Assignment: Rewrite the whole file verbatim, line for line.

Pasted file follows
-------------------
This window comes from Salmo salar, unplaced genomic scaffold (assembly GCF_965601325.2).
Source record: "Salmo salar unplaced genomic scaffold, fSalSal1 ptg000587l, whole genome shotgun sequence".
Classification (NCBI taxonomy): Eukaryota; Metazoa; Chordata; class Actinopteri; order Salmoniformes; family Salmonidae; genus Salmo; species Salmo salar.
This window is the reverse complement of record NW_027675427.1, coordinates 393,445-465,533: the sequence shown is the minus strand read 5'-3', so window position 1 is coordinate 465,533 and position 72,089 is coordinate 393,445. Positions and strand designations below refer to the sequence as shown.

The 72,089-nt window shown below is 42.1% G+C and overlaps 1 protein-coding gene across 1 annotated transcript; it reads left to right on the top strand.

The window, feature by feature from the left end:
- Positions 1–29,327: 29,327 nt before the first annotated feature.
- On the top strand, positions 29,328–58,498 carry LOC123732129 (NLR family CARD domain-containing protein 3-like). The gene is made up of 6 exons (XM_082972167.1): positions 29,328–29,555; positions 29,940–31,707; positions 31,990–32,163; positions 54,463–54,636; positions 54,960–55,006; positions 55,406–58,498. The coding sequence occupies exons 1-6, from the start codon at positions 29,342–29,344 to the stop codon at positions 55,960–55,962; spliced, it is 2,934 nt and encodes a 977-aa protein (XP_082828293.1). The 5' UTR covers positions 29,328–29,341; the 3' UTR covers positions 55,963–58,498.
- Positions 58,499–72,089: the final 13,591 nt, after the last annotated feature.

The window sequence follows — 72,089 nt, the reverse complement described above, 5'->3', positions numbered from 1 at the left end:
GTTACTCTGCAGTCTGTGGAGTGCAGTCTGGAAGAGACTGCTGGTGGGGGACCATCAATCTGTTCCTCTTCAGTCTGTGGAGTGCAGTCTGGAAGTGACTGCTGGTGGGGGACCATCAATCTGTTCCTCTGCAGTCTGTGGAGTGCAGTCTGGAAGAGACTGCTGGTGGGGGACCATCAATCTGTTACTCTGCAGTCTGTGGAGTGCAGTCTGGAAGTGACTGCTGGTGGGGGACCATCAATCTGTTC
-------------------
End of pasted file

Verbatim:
This window comes from Salmo salar, unplaced genomic scaffold (assembly GCF_965601325.2).
Source record: "Salmo salar unplaced genomic scaffold, fSalSal1 ptg000587l, whole genome shotgun sequence".
Classification (NCBI taxonomy): Eukaryota; Metazoa; Chordata; class Actinopteri; order Salmoniformes; family Salmonidae; genus Salmo; species Salmo salar.
This window is the reverse complement of record NW_027675427.1, coordinates 393,445-465,533: the sequence shown is the minus strand read 5'-3', so window position 1 is coordinate 465,533 and position 72,089 is coordinate 393,445. Positions and strand designations below refer to the sequence as shown.

The 72,089-nt window shown below is 42.1% G+C and overlaps 1 protein-coding gene across 1 annotated transcript; it reads left to right on the top strand.

The window, feature by feature from the left end:
- Positions 1–29,327: 29,327 nt before the first annotated feature.
- On the top strand, positions 29,328–58,498 carry LOC123732129 (NLR family CARD domain-containing protein 3-like). The gene is made up of 6 exons (XM_082972167.1): positions 29,328–29,555; positions 29,940–31,707; positions 31,990–32,163; positions 54,463–54,636; positions 54,960–55,006; positions 55,406–58,498. The coding sequence occupies exons 1-6, from the start codon at positions 29,342–29,344 to the stop codon at positions 55,960–55,962; spliced, it is 2,934 nt and encodes a 977-aa protein (XP_082828293.1). The 5' UTR covers positions 29,328–29,341; the 3' UTR covers positions 55,963–58,498.
- Positions 58,499–72,089: the final 13,591 nt, after the last annotated feature.

The window sequence follows — 72,089 nt, the reverse complement described above, 5'->3', positions numbered from 1 at the left end:
GTTACTCTGCAGTCTGTGGAGTGCAGTCTGGAAGAGACTGCTGGTGGGGGACCATCAATCTGTTCCTCTTCAGTCTGTGGAGTGCAGTCTGGAAGTGACTGCTGGTGGGGGACCATCAATCTGTTCCTCTGCAGTCTGTGGAGTGCAGTCTGGAAGAGACTGCTGGTGGGGGACCATCAATCTGTTACTCTGCAGTCTGTGGAGTGCAGTCTGGAAGTGACTGCTGGTGGGGGACCATCAATCTGTTC